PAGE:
What make developers happy?

In my daily working, what makes me happy is solving problem through my code skills. That make me feel satisfied and productive, and this is pretty common between programmers.

However most of my working hours are spent reading code!


You need to understand the existing code to add new features.

I think that's true for many things. Extending a building, rearrange a song, rewrite an article, all these actions require a good understanding of how they are made and working.

When the code is hard to understand, it is hard to change, and adding new features become difficult and slow.

Therefore developers start seriously thinking how to improve their codebase, and often a big refactor is seen as the only way to improve it.

The word refactor often brings negative feelings to managers. It's not uncommon that an estimation of 2 weeks become months, and due to the pressure, the final code is not so much better than before.

Bad Smell in code

One thing that prevent developers to happily work on their applications are Bad smells in code.

When I first heard the term code smell I thought I know what it is - It is bad and stinky code that make you sick every time you have to change that code.

That gives just an idea, but bad, stinky and make you sick is not helpful in find out what a bad code smells is, it is more about feelings and opinions.

Code smell is instead a well defined term with a precise meaning.

Who they are?

The first who used the term code smell was Kent Beck, then Martin Fowler wrote the book refactoring, in which he lists 22 code smells and explains the methods to refactor your code and get rid of the bad code smells.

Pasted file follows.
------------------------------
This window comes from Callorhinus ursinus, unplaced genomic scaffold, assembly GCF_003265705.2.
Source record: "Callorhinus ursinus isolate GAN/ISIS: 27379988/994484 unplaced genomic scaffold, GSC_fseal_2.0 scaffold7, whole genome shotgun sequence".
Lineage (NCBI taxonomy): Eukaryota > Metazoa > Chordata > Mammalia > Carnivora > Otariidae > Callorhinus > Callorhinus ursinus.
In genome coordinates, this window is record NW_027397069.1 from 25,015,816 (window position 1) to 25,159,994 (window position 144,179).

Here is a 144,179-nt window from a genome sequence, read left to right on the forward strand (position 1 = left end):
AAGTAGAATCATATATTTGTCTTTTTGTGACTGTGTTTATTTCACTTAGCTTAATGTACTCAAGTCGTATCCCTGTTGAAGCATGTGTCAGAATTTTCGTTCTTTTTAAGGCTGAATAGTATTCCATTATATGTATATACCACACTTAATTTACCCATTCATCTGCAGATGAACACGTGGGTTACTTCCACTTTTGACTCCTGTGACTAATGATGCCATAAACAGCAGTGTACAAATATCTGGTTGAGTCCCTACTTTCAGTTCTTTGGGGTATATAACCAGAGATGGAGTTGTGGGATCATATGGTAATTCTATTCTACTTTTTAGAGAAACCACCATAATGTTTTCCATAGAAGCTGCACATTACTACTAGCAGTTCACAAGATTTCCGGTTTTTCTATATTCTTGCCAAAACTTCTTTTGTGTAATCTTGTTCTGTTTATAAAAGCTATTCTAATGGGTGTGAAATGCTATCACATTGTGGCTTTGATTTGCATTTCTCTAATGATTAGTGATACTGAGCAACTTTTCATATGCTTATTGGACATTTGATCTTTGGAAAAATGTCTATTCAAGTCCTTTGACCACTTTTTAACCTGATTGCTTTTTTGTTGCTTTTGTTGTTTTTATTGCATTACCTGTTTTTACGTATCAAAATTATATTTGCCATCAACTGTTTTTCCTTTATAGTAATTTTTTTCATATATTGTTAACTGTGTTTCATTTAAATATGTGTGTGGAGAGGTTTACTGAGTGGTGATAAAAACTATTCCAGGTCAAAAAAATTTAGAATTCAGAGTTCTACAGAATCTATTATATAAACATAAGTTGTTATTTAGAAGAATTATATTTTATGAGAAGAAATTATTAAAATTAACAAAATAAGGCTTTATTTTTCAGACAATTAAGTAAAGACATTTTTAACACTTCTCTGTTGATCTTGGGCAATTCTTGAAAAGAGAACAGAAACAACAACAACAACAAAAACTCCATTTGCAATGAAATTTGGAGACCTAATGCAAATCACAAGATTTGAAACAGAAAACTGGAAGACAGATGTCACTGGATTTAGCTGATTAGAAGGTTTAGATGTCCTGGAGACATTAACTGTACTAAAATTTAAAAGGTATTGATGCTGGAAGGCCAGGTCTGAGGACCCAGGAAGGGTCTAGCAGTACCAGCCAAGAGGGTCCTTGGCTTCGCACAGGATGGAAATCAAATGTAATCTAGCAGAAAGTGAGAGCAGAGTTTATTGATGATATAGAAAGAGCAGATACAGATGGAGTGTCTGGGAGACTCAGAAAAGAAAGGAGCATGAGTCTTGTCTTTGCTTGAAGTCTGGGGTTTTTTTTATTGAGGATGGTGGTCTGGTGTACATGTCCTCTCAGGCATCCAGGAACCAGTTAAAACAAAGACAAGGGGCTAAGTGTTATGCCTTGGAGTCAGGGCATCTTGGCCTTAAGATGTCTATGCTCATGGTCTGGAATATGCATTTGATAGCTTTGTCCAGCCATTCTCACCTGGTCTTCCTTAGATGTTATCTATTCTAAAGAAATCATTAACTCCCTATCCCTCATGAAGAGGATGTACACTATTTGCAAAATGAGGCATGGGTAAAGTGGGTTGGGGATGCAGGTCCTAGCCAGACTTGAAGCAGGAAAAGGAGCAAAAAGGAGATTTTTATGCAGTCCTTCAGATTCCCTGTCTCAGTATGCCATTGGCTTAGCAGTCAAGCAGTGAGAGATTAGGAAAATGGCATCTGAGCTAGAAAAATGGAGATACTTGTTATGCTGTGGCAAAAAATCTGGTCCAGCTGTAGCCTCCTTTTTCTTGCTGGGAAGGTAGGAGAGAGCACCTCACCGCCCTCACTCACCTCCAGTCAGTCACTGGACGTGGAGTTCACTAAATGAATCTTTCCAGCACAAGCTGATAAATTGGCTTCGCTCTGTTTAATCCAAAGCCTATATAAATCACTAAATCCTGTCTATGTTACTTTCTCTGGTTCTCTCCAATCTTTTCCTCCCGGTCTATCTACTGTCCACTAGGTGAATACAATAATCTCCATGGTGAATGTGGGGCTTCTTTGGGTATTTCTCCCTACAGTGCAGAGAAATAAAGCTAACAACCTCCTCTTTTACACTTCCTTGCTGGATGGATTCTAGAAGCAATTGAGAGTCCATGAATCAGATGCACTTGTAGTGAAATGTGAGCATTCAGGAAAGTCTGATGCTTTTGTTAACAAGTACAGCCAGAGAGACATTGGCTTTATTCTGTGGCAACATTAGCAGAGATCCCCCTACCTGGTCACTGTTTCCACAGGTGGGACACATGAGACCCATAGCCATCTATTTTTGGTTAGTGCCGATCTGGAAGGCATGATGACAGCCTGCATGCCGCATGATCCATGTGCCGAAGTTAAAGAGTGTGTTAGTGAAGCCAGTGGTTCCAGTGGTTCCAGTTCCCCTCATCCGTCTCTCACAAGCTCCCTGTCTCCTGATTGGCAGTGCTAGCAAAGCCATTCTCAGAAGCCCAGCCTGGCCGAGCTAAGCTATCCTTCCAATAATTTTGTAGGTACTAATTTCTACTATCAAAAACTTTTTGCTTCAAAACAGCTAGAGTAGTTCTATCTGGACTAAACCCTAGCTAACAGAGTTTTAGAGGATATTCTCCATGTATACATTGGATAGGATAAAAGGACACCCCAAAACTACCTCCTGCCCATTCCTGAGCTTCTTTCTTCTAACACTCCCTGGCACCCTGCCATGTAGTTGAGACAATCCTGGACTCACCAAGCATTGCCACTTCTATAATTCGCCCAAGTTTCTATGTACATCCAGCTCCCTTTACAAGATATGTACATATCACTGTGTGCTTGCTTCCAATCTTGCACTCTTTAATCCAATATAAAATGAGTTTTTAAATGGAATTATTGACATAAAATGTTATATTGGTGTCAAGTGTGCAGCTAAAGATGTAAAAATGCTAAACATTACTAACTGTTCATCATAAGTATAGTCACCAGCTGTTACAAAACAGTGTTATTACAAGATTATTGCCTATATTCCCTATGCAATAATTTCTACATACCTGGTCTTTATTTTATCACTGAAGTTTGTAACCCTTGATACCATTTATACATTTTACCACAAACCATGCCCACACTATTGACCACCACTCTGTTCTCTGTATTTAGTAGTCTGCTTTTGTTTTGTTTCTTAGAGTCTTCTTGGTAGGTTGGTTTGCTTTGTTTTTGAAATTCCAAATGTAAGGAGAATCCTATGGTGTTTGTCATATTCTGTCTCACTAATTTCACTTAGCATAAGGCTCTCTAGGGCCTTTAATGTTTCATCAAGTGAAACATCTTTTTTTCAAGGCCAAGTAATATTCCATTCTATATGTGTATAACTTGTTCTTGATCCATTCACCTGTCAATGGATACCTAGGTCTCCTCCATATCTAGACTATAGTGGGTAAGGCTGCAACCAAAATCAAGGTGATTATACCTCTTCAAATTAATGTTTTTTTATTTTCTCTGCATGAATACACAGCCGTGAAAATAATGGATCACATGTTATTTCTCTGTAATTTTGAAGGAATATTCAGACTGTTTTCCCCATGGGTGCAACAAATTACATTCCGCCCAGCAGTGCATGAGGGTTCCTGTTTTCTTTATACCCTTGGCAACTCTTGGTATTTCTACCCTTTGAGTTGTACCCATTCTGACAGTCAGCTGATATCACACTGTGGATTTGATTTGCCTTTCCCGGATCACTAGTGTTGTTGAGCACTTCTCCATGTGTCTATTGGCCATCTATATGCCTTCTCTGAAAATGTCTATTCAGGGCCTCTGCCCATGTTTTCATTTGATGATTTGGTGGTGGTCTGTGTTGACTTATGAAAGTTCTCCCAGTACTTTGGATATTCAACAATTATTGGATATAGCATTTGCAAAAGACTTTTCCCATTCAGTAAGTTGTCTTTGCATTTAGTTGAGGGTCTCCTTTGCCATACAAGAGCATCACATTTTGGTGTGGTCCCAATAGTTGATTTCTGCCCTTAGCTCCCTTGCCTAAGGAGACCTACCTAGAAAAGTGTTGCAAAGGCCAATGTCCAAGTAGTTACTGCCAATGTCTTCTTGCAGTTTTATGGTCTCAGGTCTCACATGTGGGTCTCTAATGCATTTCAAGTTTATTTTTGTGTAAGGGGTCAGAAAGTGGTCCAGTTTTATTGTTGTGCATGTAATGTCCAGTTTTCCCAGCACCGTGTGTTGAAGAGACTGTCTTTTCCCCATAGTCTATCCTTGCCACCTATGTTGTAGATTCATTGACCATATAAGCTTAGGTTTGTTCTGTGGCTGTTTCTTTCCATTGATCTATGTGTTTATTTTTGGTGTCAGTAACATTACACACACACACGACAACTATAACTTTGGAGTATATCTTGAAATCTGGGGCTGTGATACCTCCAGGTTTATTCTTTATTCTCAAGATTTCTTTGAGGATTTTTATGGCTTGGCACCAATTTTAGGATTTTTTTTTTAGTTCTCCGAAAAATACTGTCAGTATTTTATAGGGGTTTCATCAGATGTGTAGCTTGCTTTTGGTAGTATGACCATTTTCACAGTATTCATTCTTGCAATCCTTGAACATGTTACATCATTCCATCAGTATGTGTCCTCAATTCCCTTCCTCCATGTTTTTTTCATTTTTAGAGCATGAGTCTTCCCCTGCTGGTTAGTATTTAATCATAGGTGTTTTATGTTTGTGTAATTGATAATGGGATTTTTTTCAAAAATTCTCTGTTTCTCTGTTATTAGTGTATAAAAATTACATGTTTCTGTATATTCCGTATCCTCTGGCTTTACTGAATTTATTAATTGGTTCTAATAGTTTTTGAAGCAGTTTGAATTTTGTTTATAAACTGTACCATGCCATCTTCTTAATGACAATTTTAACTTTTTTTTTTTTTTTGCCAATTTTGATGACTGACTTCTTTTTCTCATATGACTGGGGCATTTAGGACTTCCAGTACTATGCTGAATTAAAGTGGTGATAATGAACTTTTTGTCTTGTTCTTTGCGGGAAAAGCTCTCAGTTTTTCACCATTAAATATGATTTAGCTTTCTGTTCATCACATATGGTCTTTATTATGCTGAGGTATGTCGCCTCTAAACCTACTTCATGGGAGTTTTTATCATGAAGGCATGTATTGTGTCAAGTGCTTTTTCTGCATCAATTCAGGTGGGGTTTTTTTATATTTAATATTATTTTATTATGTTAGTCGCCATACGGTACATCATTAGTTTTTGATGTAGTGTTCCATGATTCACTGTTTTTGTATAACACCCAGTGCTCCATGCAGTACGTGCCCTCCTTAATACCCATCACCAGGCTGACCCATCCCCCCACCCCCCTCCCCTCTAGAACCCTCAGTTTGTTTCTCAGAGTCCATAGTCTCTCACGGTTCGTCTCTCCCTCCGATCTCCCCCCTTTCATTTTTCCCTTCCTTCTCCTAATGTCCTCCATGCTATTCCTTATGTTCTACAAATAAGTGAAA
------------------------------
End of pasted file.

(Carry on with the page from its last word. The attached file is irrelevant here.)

Each code smell has a name, some of them have a nice catchy name that makes them easy to remember.

To make things simpler, two Finnish researchers, Mäntylä and Lassenius, grouped them in these 5 groups:

Bad code smells taxonomy

In very short terms:

  • The Bloaters: when classes and methods are getting too fat
  • The Object-Orientation Abusers: when object-oriented are not used to make things clean
  • The Change Preventers: when you need to change something in one place and you have to make many changes in other places too
  • The Dispensables: when a part of the code is useless
  • The Couplers: when some classes present excessive coupling

This is a introductory post, visit the links down the page to know more about the groups and the various code smells.

Are all code smells bad?

In short NO.

It is important to note that

A code smell is a warning sign, it might indicate a problem in your code.

It is usually said bad if actually indicates a problem, and in that case you should refactor it. These are usually small/medium refactors, not big planned ones that scare managers.

Should all the bad smells be refactored?

Once again NO.

You'll want to refactor a code smell only if:

  • it is pretty bad
  • and there is a good chance that you, or your workmates, have to work often on that code.

It take a bit of experience to understand how bad is a code smell.

For example: a 10 lines long method start to be bad (Long Method smell), a 20+ lines is definitely stinky. Anyway even if the method is only 10 lines, but it contains nested conditionals, it is bad (Conditional Complexity smell) and should be refactored to make it simpler.

As a rule of thumb if it is tricky to understand for most of the developers in your team it is a bad code smell.

Finally, even if you are sure about the bad smells in your codebase, that does not mean you want to fix all of them. If there is not plan to evolve that code, and assuming that the code is working well, there is not reason to refactor it. It would be a waste of time. It's better to focus on parts of the codebase that most likely will need changes.


Here are some great links to train your developers nose to find out the bad smells: